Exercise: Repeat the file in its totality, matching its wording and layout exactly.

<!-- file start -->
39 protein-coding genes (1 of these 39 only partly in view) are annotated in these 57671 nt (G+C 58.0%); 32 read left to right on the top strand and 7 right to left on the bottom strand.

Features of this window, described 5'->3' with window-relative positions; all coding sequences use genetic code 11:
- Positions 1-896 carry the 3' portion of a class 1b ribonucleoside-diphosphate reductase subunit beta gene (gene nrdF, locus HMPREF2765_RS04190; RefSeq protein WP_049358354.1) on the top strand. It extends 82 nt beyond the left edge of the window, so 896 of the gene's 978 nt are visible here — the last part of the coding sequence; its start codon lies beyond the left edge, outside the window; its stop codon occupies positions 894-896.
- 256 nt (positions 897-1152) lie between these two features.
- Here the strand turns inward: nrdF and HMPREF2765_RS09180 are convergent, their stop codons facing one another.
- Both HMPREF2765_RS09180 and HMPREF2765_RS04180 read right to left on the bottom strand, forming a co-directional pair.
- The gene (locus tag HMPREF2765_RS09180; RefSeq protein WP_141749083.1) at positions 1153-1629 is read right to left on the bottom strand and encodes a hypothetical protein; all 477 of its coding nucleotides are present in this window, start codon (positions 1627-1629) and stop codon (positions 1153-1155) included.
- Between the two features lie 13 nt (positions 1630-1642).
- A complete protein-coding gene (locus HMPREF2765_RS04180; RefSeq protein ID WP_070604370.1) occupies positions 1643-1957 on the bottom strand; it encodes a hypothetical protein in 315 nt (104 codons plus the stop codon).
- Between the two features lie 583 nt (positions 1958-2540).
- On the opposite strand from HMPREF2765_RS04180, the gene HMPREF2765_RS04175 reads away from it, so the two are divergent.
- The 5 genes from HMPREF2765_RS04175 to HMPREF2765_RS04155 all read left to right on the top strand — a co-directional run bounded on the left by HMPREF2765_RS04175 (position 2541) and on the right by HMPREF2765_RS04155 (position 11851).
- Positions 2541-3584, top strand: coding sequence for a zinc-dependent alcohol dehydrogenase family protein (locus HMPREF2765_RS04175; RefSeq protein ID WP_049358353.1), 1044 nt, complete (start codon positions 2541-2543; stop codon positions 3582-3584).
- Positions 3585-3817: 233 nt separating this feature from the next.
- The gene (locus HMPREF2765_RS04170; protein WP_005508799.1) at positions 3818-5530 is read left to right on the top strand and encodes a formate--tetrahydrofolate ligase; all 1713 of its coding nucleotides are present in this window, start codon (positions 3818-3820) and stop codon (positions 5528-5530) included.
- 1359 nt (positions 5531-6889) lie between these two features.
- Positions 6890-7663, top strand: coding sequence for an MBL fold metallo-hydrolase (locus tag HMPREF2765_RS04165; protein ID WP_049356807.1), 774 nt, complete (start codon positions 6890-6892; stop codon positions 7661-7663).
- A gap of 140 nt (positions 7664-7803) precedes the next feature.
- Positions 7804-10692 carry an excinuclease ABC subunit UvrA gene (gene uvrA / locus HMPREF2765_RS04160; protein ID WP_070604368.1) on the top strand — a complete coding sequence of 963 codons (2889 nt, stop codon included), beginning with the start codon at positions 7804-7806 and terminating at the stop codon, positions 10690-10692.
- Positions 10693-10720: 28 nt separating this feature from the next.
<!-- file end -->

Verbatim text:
39 protein-coding genes (1 of these 39 only partly in view) are annotated in these 57671 nt (G+C 58.0%); 32 read left to right on the top strand and 7 right to left on the bottom strand.

Features of this window, described 5'->3' with window-relative positions; all coding sequences use genetic code 11:
- Positions 1-896 carry the 3' portion of a class 1b ribonucleoside-diphosphate reductase subunit beta gene (gene nrdF, locus HMPREF2765_RS04190; RefSeq protein WP_049358354.1) on the top strand. It extends 82 nt beyond the left edge of the window, so 896 of the gene's 978 nt are visible here — the last part of the coding sequence; its start codon lies beyond the left edge, outside the window; its stop codon occupies positions 894-896.
- 256 nt (positions 897-1152) lie between these two features.
- Here the strand turns inward: nrdF and HMPREF2765_RS09180 are convergent, their stop codons facing one another.
- Both HMPREF2765_RS09180 and HMPREF2765_RS04180 read right to left on the bottom strand, forming a co-directional pair.
- The gene (locus tag HMPREF2765_RS09180; RefSeq protein WP_141749083.1) at positions 1153-1629 is read right to left on the bottom strand and encodes a hypothetical protein; all 477 of its coding nucleotides are present in this window, start codon (positions 1627-1629) and stop codon (positions 1153-1155) included.
- Between the two features lie 13 nt (positions 1630-1642).
- A complete protein-coding gene (locus HMPREF2765_RS04180; RefSeq protein ID WP_070604370.1) occupies positions 1643-1957 on the bottom strand; it encodes a hypothetical protein in 315 nt (104 codons plus the stop codon).
- Between the two features lie 583 nt (positions 1958-2540).
- On the opposite strand from HMPREF2765_RS04180, the gene HMPREF2765_RS04175 reads away from it, so the two are divergent.
- The 5 genes from HMPREF2765_RS04175 to HMPREF2765_RS04155 all read left to right on the top strand — a co-directional run bounded on the left by HMPREF2765_RS04175 (position 2541) and on the right by HMPREF2765_RS04155 (position 11851).
- Positions 2541-3584, top strand: coding sequence for a zinc-dependent alcohol dehydrogenase family protein (locus HMPREF2765_RS04175; RefSeq protein ID WP_049358353.1), 1044 nt, complete (start codon positions 2541-2543; stop codon positions 3582-3584).
- Positions 3585-3817: 233 nt separating this feature from the next.
- The gene (locus HMPREF2765_RS04170; protein WP_005508799.1) at positions 3818-5530 is read left to right on the top strand and encodes a formate--tetrahydrofolate ligase; all 1713 of its coding nucleotides are present in this window, start codon (positions 3818-3820) and stop codon (positions 5528-5530) included.
- 1359 nt (positions 5531-6889) lie between these two features.
- Positions 6890-7663, top strand: coding sequence for an MBL fold metallo-hydrolase (locus tag HMPREF2765_RS04165; protein ID WP_049356807.1), 774 nt, complete (start codon positions 6890-6892; stop codon positions 7661-7663).
- A gap of 140 nt (positions 7664-7803) precedes the next feature.
- Positions 7804-10692 carry an excinuclease ABC subunit UvrA gene (gene uvrA / locus HMPREF2765_RS04160; protein ID WP_070604368.1) on the top strand — a complete coding sequence of 963 codons (2889 nt, stop codon included), beginning with the start codon at positions 7804-7806 and terminating at the stop codon, positions 10690-10692.
- Positions 10693-10720: 28 nt separating this feature from the next.